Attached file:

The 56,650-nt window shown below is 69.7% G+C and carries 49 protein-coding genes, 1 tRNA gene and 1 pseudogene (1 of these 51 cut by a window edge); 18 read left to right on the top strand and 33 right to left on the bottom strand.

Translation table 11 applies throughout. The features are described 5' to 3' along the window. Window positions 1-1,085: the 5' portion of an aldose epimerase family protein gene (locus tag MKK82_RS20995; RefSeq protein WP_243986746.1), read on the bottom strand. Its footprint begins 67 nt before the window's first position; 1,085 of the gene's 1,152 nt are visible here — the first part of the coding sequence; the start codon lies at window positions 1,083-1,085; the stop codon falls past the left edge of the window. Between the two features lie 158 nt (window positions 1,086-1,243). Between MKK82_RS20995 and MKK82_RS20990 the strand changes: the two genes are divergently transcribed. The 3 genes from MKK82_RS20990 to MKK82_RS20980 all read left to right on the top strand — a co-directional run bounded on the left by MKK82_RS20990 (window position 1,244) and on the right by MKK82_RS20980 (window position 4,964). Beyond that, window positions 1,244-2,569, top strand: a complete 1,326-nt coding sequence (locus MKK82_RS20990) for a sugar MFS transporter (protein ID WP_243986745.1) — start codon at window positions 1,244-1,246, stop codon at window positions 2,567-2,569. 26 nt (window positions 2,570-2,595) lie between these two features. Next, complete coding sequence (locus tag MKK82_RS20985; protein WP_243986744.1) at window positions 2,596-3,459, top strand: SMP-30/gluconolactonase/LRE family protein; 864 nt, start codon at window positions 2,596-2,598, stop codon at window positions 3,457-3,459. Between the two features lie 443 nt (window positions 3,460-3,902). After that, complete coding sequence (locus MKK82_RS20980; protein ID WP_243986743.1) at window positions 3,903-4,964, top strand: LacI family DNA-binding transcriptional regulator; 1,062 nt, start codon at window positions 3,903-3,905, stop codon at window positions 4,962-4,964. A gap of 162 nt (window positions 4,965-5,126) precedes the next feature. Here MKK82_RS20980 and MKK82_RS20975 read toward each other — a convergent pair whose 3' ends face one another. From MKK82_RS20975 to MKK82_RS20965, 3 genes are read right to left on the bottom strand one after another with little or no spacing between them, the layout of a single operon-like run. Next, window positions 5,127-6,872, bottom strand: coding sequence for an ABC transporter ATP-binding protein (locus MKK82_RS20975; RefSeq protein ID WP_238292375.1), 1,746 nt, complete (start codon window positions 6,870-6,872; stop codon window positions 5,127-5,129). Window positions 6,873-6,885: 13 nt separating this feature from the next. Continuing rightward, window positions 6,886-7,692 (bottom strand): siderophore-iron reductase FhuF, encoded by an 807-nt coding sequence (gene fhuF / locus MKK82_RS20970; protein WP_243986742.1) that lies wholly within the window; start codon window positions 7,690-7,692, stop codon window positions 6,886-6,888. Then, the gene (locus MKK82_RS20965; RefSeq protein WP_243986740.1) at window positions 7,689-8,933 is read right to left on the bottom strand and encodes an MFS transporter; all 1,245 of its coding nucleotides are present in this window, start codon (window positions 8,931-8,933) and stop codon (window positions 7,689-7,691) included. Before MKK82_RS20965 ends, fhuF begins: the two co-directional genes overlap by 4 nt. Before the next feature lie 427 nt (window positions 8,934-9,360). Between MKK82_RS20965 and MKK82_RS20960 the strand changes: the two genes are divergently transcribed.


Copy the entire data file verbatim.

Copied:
The 56,650-nt window shown below is 69.7% G+C and carries 49 protein-coding genes, 1 tRNA gene and 1 pseudogene (1 of these 51 cut by a window edge); 18 read left to right on the top strand and 33 right to left on the bottom strand.

Translation table 11 applies throughout. The features are described 5' to 3' along the window. Window positions 1-1,085: the 5' portion of an aldose epimerase family protein gene (locus tag MKK82_RS20995; RefSeq protein WP_243986746.1), read on the bottom strand. Its footprint begins 67 nt before the window's first position; 1,085 of the gene's 1,152 nt are visible here — the first part of the coding sequence; the start codon lies at window positions 1,083-1,085; the stop codon falls past the left edge of the window. Between the two features lie 158 nt (window positions 1,086-1,243). Between MKK82_RS20995 and MKK82_RS20990 the strand changes: the two genes are divergently transcribed. The 3 genes from MKK82_RS20990 to MKK82_RS20980 all read left to right on the top strand — a co-directional run bounded on the left by MKK82_RS20990 (window position 1,244) and on the right by MKK82_RS20980 (window position 4,964). Beyond that, window positions 1,244-2,569, top strand: a complete 1,326-nt coding sequence (locus MKK82_RS20990) for a sugar MFS transporter (protein ID WP_243986745.1) — start codon at window positions 1,244-1,246, stop codon at window positions 2,567-2,569. 26 nt (window positions 2,570-2,595) lie between these two features. Next, complete coding sequence (locus tag MKK82_RS20985; protein WP_243986744.1) at window positions 2,596-3,459, top strand: SMP-30/gluconolactonase/LRE family protein; 864 nt, start codon at window positions 2,596-2,598, stop codon at window positions 3,457-3,459. Between the two features lie 443 nt (window positions 3,460-3,902). After that, complete coding sequence (locus MKK82_RS20980; protein ID WP_243986743.1) at window positions 3,903-4,964, top strand: LacI family DNA-binding transcriptional regulator; 1,062 nt, start codon at window positions 3,903-3,905, stop codon at window positions 4,962-4,964. A gap of 162 nt (window positions 4,965-5,126) precedes the next feature. Here MKK82_RS20980 and MKK82_RS20975 read toward each other — a convergent pair whose 3' ends face one another. From MKK82_RS20975 to MKK82_RS20965, 3 genes are read right to left on the bottom strand one after another with little or no spacing between them, the layout of a single operon-like run. Next, window positions 5,127-6,872, bottom strand: coding sequence for an ABC transporter ATP-binding protein (locus MKK82_RS20975; RefSeq protein ID WP_238292375.1), 1,746 nt, complete (start codon window positions 6,870-6,872; stop codon window positions 5,127-5,129). Window positions 6,873-6,885: 13 nt separating this feature from the next. Continuing rightward, window positions 6,886-7,692 (bottom strand): siderophore-iron reductase FhuF, encoded by an 807-nt coding sequence (gene fhuF / locus MKK82_RS20970; protein WP_243986742.1) that lies wholly within the window; start codon window positions 7,690-7,692, stop codon window positions 6,886-6,888. Then, the gene (locus MKK82_RS20965; RefSeq protein WP_243986740.1) at window positions 7,689-8,933 is read right to left on the bottom strand and encodes an MFS transporter; all 1,245 of its coding nucleotides are present in this window, start codon (window positions 8,931-8,933) and stop codon (window positions 7,689-7,691) included. Before MKK82_RS20965 ends, fhuF begins: the two co-directional genes overlap by 4 nt. Before the next feature lie 427 nt (window positions 8,934-9,360). Between MKK82_RS20965 and MKK82_RS20960 the strand changes: the two genes are divergently transcribed.